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Banking Updated: 02 Apr 2020

BBVA paid almost €3.8 billion in taxes in 2016 (+25%)

Last year BBVA Group paid €3.76 billion in taxes on its global operations, 25.15% more than in 2015. Its global tax contribution (counting own taxes and third party taxes it manages) stood at €9.44 billion. For fifth consecutive year, BBVA is voluntarily releasing its tax contribution, in line with its corporate transparency principle and its social responsibility commitment.

To calculate its global tax contribution throughout the year, BBVA follows PwC’s Total Tax Contribution (TTC) methodology, which takes into account different taxes (Corporations, VAT, Social Security Contributions...) an activity pays as a result of its own activity and the taxes it manages in its capacity as intermediary between different stakeholders and the tax authorities of each one of the countries or regions in which it operates.

Every year, in its Global Tax Contribution Report, BBVA voluntarily discloses the payment of taxes in those countries in which it has a significant presence. As José María Vallejo, head of Tax services of BBVA Group, “this report intends to be something more than a praiseworthy exercise in transparency, to be recognized as one of the best practices among leading companies.”

Of the €9.44 billion generated by BBVA’s tax activity (14.1% more than in 2015), €3.76 billion correspond to own taxes, while €5.68 were generated by third-party tax management undertakings.

On a geographical basis, the largest amount of taxes were paid in Latin America (€3.08 billion), Spain (€2.37 billion) and México (1.75 billion).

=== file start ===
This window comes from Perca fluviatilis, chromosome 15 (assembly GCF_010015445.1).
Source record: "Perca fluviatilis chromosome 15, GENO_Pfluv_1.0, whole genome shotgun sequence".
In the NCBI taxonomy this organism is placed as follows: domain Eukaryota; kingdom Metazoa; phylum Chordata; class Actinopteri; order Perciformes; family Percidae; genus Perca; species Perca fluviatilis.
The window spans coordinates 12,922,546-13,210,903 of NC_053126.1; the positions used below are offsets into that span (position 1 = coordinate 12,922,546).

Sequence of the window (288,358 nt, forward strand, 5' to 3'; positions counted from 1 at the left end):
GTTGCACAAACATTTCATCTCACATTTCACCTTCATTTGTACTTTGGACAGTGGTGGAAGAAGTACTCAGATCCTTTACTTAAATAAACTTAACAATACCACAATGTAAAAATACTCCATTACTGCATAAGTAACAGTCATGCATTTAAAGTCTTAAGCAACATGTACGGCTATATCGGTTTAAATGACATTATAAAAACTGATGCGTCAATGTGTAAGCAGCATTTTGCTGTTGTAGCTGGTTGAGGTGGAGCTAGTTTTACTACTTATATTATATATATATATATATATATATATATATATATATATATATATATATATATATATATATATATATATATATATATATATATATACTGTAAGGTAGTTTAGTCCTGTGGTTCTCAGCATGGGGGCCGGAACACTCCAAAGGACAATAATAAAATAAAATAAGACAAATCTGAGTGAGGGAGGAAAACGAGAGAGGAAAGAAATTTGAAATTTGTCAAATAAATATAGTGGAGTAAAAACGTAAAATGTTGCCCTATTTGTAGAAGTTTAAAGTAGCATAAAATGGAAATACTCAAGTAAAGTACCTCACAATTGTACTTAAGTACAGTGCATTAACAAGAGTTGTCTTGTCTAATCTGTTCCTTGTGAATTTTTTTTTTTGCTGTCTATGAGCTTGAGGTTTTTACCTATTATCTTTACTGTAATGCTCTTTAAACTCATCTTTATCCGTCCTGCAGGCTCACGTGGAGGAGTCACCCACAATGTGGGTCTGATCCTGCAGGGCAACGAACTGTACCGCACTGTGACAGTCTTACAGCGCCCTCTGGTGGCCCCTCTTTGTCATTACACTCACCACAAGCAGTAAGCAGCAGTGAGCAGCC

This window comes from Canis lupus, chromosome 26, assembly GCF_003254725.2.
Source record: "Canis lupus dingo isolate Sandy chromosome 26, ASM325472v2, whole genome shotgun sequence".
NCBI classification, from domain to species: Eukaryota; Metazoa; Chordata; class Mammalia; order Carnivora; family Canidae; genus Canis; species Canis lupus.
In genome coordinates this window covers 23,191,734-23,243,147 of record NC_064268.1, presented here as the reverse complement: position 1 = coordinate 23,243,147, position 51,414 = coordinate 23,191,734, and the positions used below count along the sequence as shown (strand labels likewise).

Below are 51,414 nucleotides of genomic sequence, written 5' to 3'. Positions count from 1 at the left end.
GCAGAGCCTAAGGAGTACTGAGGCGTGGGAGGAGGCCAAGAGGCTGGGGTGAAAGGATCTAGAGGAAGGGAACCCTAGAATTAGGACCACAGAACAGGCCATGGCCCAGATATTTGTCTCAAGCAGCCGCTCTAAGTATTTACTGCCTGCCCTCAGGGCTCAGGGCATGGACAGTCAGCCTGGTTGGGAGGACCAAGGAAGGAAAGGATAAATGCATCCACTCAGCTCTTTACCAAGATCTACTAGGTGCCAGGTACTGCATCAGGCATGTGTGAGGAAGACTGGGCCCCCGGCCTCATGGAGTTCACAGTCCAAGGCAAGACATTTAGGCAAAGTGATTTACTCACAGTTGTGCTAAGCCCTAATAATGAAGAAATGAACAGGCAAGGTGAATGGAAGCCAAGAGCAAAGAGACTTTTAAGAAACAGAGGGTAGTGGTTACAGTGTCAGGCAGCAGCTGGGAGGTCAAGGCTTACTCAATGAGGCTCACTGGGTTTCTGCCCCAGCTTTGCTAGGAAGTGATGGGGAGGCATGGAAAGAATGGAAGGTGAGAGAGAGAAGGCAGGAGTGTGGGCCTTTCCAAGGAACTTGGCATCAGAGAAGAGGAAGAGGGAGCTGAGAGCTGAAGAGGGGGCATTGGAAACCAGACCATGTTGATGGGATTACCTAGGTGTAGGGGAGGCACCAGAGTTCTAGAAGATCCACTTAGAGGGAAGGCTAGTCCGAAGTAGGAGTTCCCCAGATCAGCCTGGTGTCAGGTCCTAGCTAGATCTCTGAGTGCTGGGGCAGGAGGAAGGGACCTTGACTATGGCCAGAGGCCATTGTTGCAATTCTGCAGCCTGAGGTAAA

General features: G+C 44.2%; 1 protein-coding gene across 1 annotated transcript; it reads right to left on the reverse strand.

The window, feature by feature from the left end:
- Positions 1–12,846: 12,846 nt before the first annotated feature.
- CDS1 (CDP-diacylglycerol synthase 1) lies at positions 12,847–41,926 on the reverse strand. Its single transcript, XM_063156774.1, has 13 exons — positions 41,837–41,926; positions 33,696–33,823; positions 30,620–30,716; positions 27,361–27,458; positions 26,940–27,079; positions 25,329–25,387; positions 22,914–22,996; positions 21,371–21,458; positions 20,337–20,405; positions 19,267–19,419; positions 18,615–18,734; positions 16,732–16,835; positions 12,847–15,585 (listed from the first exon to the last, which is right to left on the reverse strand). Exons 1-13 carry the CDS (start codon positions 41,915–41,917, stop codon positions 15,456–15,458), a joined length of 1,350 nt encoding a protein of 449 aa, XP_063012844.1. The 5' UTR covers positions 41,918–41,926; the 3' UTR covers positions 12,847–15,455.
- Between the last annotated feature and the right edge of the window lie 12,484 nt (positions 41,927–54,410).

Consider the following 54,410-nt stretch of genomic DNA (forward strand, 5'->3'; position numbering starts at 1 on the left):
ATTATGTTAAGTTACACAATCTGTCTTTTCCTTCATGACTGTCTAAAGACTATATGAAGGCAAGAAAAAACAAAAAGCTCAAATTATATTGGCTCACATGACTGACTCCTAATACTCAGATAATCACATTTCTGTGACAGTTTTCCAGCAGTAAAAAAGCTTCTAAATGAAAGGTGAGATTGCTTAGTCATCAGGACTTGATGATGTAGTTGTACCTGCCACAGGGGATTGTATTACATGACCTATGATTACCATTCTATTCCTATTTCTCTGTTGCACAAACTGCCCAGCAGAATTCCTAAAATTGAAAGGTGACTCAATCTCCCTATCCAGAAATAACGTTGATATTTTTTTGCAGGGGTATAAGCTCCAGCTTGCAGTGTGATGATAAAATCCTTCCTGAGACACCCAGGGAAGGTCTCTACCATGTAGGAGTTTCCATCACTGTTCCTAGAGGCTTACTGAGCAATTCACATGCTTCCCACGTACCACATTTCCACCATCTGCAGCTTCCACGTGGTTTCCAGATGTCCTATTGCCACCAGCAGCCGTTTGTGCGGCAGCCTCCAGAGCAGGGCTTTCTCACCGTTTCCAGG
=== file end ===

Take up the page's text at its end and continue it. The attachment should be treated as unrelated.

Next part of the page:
As regards BBVA’s own tax contribution in 2016, the corporate income tax represented the most significant percentage (50.66%), followed by employee and professional related taxes (18.53%) and VAT (17.94%). The remainder (12.87%) corresponded to taxes on real estate properties, economic activities and local taxes.

In 2015, BBVA approved its new tax strategy, setting out the principles that guide its behavior in tax-related matters and attesting to its commitment to transparency and social responsibility. Some of these basic principles include: promoting the obligation to pay the taxes generated by a business activity in the country in which it takes place; establishing a mutual cooperation relationship with tax authorities and actively working to promote the development of a new digital environment in tax management.

In 2016, BBVA continued making progress in the development of its tax transparency and responsibility along two lines:

  • The integration and strengthening of the principles of OECD/G20 Project to fight Base Erosion and Profit Shifting (BEPS) which BBVA has assumed as its own.
  • Further development of the Group’s tax control model, which has been reviewed by an independent auditor and distinguished as best practice.